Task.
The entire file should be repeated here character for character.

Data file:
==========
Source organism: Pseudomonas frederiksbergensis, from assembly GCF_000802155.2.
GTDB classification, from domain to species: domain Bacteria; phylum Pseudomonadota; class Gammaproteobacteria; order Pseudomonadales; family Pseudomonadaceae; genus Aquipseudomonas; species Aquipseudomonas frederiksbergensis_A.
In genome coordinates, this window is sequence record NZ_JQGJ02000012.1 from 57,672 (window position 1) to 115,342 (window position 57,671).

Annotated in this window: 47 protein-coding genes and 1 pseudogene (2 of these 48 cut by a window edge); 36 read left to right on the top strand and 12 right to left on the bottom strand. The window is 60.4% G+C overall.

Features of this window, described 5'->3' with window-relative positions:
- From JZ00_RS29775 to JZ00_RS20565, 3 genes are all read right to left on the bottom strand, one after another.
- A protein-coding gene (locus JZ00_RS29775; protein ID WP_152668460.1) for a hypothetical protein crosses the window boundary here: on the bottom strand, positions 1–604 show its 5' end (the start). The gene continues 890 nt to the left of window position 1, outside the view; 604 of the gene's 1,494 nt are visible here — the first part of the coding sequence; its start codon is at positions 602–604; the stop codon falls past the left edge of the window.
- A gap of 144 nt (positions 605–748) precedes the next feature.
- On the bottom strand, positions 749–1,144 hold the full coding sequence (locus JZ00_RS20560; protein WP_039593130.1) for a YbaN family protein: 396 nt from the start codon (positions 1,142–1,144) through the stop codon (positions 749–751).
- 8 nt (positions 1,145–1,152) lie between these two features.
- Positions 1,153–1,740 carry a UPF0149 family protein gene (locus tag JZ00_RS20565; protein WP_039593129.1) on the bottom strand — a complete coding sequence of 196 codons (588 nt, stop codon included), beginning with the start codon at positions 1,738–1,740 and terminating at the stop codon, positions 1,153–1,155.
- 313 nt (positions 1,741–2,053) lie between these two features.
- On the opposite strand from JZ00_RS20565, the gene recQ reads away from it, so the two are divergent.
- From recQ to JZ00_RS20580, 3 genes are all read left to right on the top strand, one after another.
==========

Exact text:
Source organism: Pseudomonas frederiksbergensis, from assembly GCF_000802155.2.
GTDB classification, from domain to species: domain Bacteria; phylum Pseudomonadota; class Gammaproteobacteria; order Pseudomonadales; family Pseudomonadaceae; genus Aquipseudomonas; species Aquipseudomonas frederiksbergensis_A.
In genome coordinates, this window is sequence record NZ_JQGJ02000012.1 from 57,672 (window position 1) to 115,342 (window position 57,671).

Annotated in this window: 47 protein-coding genes and 1 pseudogene (2 of these 48 cut by a window edge); 36 read left to right on the top strand and 12 right to left on the bottom strand. The window is 60.4% G+C overall.

Features of this window, described 5'->3' with window-relative positions:
- From JZ00_RS29775 to JZ00_RS20565, 3 genes are all read right to left on the bottom strand, one after another.
- A protein-coding gene (locus JZ00_RS29775; protein ID WP_152668460.1) for a hypothetical protein crosses the window boundary here: on the bottom strand, positions 1–604 show its 5' end (the start). The gene continues 890 nt to the left of window position 1, outside the view; 604 of the gene's 1,494 nt are visible here — the first part of the coding sequence; its start codon is at positions 602–604; the stop codon falls past the left edge of the window.
- A gap of 144 nt (positions 605–748) precedes the next feature.
- On the bottom strand, positions 749–1,144 hold the full coding sequence (locus JZ00_RS20560; protein WP_039593130.1) for a YbaN family protein: 396 nt from the start codon (positions 1,142–1,144) through the stop codon (positions 749–751).
- 8 nt (positions 1,145–1,152) lie between these two features.
- Positions 1,153–1,740 carry a UPF0149 family protein gene (locus tag JZ00_RS20565; protein WP_039593129.1) on the bottom strand — a complete coding sequence of 196 codons (588 nt, stop codon included), beginning with the start codon at positions 1,738–1,740 and terminating at the stop codon, positions 1,153–1,155.
- 313 nt (positions 1,741–2,053) lie between these two features.
- On the opposite strand from JZ00_RS20565, the gene recQ reads away from it, so the two are divergent.
- From recQ to JZ00_RS20580, 3 genes are all read left to right on the top strand, one after another.